Still hav­ing a whale of a time

Western Suburbs Weekly - - News -

FOR­MER Cottes­loe res­i­dent and Eco­cean di­rec­tor Brad Nor­man has con­tin­ued his work pro­tect­ing whale sharks since he fea­tured in the Western Sub­urbs Weekly in 2009.

“Back then they were clas­si­fied as a vul­ner­a­ble species, un­til 2015 when they ticked over to en­dan­gered,” Mr Nor­man said from Ex­mouth, where whale shark watch­ing sea­son has now started.

Mos­man Park Pri­mary School stu­dents are among those from 15 WA schools par­tic­i­pat­ing in Eco­cean’s lat­est project The Race Around The World, in which stu­dents fol­low tagged whale sharks on com­put­ers.

Each school raised $5000 for a tag be­fore the project was launched at the WA Mar­itime Museum 10 days ago. Mr Nor­man said the De­part­ment of Ed­u­ca­tion-sup­ported project en­abled stu­dents to use sci­ence, tech­nol­ogy, en­gi­neer­ing and maths stud­ies.

He said there was a chance one of the project’s whale sharks tagged near Ex­mouth could be the an­i­mal to show re­searchers the as-yet un­known places where they mate and feed.

“The ul­ti­mate goal is to iden­tify and pro­tect the crit­i­cal breed­ing and feed­ing habi­tats,” Mr Nor­man, who has stud­ied the world’s largest fish and WA’S ma­rine em­blem since 1995, said.

“It’s still a mys­tery but we’ve got the tech­nol­ogy and abil­ity to get to that point, but we just need the fund­ing.”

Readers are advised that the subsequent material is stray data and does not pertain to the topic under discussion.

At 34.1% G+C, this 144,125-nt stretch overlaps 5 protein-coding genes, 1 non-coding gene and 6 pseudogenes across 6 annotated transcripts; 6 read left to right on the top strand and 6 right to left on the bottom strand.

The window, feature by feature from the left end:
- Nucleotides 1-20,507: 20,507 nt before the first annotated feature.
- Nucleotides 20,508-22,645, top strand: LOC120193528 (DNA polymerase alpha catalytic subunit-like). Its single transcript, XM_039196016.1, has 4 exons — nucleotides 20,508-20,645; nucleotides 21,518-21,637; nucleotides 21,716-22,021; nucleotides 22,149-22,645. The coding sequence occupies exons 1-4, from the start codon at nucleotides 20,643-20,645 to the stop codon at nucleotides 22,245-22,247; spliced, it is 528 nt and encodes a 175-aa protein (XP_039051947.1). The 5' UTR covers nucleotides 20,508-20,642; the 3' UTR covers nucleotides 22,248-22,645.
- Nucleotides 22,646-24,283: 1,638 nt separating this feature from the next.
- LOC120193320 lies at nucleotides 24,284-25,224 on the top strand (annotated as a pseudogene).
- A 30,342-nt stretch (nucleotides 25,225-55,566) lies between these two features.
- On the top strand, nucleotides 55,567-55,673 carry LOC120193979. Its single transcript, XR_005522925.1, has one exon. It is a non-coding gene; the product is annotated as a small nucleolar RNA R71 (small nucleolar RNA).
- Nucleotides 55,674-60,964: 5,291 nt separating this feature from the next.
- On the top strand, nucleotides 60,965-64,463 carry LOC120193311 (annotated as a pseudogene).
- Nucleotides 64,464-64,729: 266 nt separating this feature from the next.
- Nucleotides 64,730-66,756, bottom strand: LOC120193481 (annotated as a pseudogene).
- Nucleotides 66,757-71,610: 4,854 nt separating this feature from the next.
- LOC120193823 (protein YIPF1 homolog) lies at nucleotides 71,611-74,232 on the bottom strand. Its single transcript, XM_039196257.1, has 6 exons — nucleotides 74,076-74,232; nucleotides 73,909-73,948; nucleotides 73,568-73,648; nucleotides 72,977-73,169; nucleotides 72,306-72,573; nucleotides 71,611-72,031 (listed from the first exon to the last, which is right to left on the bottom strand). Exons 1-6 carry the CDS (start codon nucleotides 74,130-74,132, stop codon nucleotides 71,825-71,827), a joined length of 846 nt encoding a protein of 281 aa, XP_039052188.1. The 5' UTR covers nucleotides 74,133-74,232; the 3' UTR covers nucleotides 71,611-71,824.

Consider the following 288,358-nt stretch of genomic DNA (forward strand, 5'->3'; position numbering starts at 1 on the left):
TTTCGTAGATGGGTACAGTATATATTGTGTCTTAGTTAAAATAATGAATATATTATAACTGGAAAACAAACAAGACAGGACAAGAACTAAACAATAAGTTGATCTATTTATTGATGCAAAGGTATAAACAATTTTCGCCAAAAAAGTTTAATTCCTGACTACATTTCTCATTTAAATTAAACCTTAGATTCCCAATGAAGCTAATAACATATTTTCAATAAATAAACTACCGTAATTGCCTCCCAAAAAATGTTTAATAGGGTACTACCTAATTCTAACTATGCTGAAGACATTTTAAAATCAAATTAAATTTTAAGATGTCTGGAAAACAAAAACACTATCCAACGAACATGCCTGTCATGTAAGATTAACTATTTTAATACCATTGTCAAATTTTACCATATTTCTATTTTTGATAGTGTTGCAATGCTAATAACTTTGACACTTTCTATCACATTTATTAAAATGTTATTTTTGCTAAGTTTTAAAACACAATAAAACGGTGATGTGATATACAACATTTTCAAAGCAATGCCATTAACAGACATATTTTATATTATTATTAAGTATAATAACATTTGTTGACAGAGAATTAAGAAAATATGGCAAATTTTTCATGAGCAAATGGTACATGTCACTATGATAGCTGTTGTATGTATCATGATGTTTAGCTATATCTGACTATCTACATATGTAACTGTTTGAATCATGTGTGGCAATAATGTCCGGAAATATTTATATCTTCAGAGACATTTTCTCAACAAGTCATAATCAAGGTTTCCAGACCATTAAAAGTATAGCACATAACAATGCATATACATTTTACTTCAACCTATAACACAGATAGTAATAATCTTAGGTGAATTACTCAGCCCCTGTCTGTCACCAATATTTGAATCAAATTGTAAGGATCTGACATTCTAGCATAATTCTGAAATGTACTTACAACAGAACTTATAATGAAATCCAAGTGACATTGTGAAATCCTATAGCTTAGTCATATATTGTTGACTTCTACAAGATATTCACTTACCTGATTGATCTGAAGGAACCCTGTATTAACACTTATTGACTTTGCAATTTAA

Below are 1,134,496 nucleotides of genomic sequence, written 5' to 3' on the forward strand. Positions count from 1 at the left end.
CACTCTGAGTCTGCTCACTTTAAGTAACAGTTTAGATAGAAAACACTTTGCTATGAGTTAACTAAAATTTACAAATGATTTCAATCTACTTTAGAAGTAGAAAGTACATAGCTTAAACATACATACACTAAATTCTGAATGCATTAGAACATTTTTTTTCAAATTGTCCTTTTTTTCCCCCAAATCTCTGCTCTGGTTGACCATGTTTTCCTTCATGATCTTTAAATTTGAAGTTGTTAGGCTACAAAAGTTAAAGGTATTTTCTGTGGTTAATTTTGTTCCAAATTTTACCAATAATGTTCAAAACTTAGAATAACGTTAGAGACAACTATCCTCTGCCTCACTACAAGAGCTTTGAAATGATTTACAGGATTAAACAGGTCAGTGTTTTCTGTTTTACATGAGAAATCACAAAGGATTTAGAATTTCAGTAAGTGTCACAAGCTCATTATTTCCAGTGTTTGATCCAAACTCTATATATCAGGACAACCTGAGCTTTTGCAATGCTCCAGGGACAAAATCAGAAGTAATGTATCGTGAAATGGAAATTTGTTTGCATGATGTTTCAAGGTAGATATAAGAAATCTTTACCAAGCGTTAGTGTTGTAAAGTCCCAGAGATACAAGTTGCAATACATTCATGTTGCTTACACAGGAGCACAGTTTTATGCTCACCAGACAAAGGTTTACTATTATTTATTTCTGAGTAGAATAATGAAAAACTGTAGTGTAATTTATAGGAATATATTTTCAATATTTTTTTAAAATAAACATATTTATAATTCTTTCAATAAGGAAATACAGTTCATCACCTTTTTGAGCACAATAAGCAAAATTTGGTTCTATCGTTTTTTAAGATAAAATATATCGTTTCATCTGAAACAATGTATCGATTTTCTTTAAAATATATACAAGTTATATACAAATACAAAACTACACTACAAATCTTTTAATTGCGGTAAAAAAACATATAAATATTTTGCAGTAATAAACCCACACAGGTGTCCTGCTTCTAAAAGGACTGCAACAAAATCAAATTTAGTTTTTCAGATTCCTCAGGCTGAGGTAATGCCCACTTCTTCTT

Eco­cean’s data in­di­cates steady num­bers of whale sharks, dom­i­nated by younger males, visit Nin­ga­loo, but the fil­ter­feed­ing giants still face the threats of shark fin fish­ing, pol­lu­tion, loss of food habi­tats caused by agri­cul­tural run-off and global warm­ing.

Eco­cean ed­u­cates fish­ers and govern­ments about the sharks in In­done­sia, the Philip­pines, and Tai­wan, which pro­tected the species in 2009.

How­ever, fin fish­ing is held on an al­most in­dus­trial scale in China.

“We worked with a Chi­nese uni­ver­sity and what we found was quite dis­con­cert­ing, be­cause we found in one lo­ca­tion there were 600 in­di­vid­ual whale sharks be­ing killed each year and there could 100 of those sites,” Mr Nor­man said.

Mr Nor­man said pro­tect­ing the de­clin­ing species needed think­ing about re­duc­ing pol­lu­tion, run-off from farms cloud­ing wa­ter where the shark’s plank­ton food grows, and global warm­ing.

Brad Nor­man in the Weekly in 2009.

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